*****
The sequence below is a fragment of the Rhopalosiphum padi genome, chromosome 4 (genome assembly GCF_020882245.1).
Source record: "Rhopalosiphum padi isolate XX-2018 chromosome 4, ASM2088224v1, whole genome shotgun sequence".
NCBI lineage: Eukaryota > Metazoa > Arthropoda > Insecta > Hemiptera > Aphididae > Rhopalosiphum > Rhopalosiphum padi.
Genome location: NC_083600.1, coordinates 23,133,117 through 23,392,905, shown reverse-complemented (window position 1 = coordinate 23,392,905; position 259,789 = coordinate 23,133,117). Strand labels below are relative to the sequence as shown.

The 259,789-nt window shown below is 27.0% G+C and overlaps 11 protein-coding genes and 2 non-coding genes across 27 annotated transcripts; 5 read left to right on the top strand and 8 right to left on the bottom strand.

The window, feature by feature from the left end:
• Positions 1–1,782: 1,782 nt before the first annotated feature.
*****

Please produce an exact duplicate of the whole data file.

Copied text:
The sequence below is a fragment of the Rhopalosiphum padi genome, chromosome 4 (genome assembly GCF_020882245.1).
Source record: "Rhopalosiphum padi isolate XX-2018 chromosome 4, ASM2088224v1, whole genome shotgun sequence".
NCBI lineage: Eukaryota > Metazoa > Arthropoda > Insecta > Hemiptera > Aphididae > Rhopalosiphum > Rhopalosiphum padi.
Genome location: NC_083600.1, coordinates 23,133,117 through 23,392,905, shown reverse-complemented (window position 1 = coordinate 23,392,905; position 259,789 = coordinate 23,133,117). Strand labels below are relative to the sequence as shown.

The 259,789-nt window shown below is 27.0% G+C and overlaps 11 protein-coding genes and 2 non-coding genes across 27 annotated transcripts; 5 read left to right on the top strand and 8 right to left on the bottom strand.

The window, feature by feature from the left end:
• Positions 1–1,782: 1,782 nt before the first annotated feature.